Autumn is a time to take stock and look to the year ahead. We have had a very busy summer making hay and silage with the help of neighbouring farmers
Thankfully our stores look as full as they can be and we are prepared for the winter ahead with lots of hay and silage to feed to the flock as the grass growth here on Dartmoor slows down as the weather turns colder.
I am writing this article the morning after a very long day of sorting sheep yesterday. We gave all of this year’s lambs a check over, wormer and foot trimming to ensure they are all in fine fettle to go onto new pasture now they have been weaned from the ewes. The ewes themselves are now also enjoying some good pasture set aside earlier in the year for them to rest and recuperate on after months of feeding their lambs prior to tupping in November. We head off to the annual Whiteface Dartmoor sheep sale in Exeter tomorrow to hopefully invest in a pair of new rams to bring some new blood into the flock as the daughters of our current rams enter the flock and the bloodline of the tups must therefore be changed to avoid any inbreeding.
Whilst we are taking stock of the past agricultural year and looking ahead to the next it seems reports of devastating natural disasters such as the horrific burning of the amazon seem to be on the rise. We, as many others have done, have donated to the world wildlife emergency fund to try to do something to help, however it feels like a very disconnected contribution and you are still left feeling like you want to and should be doing far more.
At the beginning of the year we made a new year’s resolution to farm more with nature and although in the greater context our patch of Dartmoor is only tiny, it is somewhere where we can have a direct positive effect on the habitats and wildlife around us. As the summer draws to a close we have been looking back on what measures we have introduced this year to help the climate, habitats and wildlife, and are looking forward to how we can take the next step to farm in harmony with nature even more – any suggestions from readers will be greatly received!
We have by no means got everything right yet and there’s a long way to go, however with positive results being seen by organisations we are working with, such as the Westcountry Rivers Trust, we are on the right track. These guys have noticed a rise in the numbers of successful fish spawning along the stretch of the River Teign and the tributary which runs through our land as a result of our works to remove the overgrowth shrouding the banks thus allowing more light into the waterway itself. Our bees, kept by the local doctor, on our land, seem to be thriving and are enjoying the new clover seeds spread over the paddock in which their hives sit and the amazing display of foxgloves in the hedgerow this year.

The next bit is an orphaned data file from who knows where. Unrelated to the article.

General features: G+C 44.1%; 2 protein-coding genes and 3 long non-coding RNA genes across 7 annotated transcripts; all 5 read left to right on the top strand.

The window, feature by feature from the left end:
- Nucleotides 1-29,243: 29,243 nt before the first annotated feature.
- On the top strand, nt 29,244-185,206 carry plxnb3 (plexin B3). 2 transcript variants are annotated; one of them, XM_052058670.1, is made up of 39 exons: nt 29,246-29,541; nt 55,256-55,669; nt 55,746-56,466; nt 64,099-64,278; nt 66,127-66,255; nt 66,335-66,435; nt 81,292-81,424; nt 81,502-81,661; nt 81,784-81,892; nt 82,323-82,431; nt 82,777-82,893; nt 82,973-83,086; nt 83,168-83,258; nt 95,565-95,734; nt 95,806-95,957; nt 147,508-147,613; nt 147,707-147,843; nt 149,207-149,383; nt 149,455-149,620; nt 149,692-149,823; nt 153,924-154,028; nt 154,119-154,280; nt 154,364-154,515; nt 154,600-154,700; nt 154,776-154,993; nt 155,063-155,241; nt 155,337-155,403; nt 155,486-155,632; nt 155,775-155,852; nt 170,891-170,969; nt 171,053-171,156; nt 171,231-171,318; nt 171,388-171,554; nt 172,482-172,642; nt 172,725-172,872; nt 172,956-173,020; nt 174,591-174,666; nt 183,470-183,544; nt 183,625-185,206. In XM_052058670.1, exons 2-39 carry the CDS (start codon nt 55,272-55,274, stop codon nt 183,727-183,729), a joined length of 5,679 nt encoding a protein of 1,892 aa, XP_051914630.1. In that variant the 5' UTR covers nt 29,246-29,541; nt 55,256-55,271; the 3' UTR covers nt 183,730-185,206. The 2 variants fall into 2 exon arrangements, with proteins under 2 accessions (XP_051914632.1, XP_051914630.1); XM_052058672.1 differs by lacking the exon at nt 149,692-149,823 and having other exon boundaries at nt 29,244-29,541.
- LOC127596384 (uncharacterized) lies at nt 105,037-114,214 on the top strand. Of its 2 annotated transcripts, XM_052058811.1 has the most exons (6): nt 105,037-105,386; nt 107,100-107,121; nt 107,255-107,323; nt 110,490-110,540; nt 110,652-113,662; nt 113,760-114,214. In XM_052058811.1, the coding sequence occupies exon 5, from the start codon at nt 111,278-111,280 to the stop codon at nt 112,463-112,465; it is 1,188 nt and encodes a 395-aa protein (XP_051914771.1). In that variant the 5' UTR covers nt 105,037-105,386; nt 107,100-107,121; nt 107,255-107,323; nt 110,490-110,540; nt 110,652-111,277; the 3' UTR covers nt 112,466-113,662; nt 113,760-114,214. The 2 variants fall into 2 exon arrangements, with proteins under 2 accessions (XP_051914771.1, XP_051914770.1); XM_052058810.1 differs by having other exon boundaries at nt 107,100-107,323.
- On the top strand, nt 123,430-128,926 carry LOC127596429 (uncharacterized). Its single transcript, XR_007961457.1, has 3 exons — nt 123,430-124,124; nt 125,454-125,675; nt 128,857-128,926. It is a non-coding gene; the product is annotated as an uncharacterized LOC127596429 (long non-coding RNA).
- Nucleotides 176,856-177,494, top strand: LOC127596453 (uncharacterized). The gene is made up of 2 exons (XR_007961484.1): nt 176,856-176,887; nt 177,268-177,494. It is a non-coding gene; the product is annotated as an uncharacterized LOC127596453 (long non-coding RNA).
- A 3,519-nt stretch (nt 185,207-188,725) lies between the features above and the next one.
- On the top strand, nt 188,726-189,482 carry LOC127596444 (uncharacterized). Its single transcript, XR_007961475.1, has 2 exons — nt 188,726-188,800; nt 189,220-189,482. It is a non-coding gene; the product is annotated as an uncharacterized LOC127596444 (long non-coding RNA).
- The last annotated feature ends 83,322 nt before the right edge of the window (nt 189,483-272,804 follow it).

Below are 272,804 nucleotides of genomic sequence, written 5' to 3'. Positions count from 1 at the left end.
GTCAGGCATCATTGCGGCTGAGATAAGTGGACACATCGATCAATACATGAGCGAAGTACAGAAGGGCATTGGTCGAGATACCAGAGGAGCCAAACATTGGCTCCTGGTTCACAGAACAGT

It also seems to have been a great year for butterflies with the hay meadows being positively alive with so many! Moss our collie took to running through the fields laid up for hay, in pursuit of the wonderful array of them – thankfully it seems they are far faster than him! We took a conscious effort this year to keep a closer eye on the flowering grasses within the hay meadows allowing them longer to be enjoyed by the pollinators before harvesting.
I am relieved to see that the 8 acres we reseeded with a herbal ley and wildflower mix is now germinating. Unfortunately the seed was drilled just as a prolonged dry spell hit and thus it has taken some time to take hold. If successful, I think this will be a great example of how modern farming and nature can work hand in hand.
This new ley contains a plethora of traditional species of grasses, herbs and flowers that will provide a rich abundance of food for pollinators whilst also being healthier for the sheep, giving them a varied and healthy diet. Essentially this new ley resembles a well-cooked, balanced and tasty meal with all the necessary goodness and nutrients to the sheep rather than the generic ‘commercial ley’ mixes so commonly used in agriculture which in effect resembles more of a white bread and Coca Cola diet to the flock, ensuring they gain weight quickly, but without any thought for their long-term health.
Additionally, the use of more plantain within the sward, frequently dubbed a ‘weed’ by so many, will ensure we have sufficient forage as the increasingly long spells of dry weather hit thanks to the plantains very deep root structure which can access both nutrients and water from depths that other plants cannot.
I am a firm believer that farming is part of the solution to the world’s climatic and wildlife problems. It’s very easy for the press to blame farming for so many of the worlds issues today. However to dub all farming as bad is very unwise as the right type of farming not only doesn’t cause a detrimental effect to the world, but actively addresses the issues we see today. I am very excited to expand on this further in the next issue.
I hope that I will help people to understand that the modern movements of veganism and such like, are merely opting-out of the problem and that supporting the right type of farming through sourcing your produce from local, responsible farmers is the only way to make a real, lasting positive effect.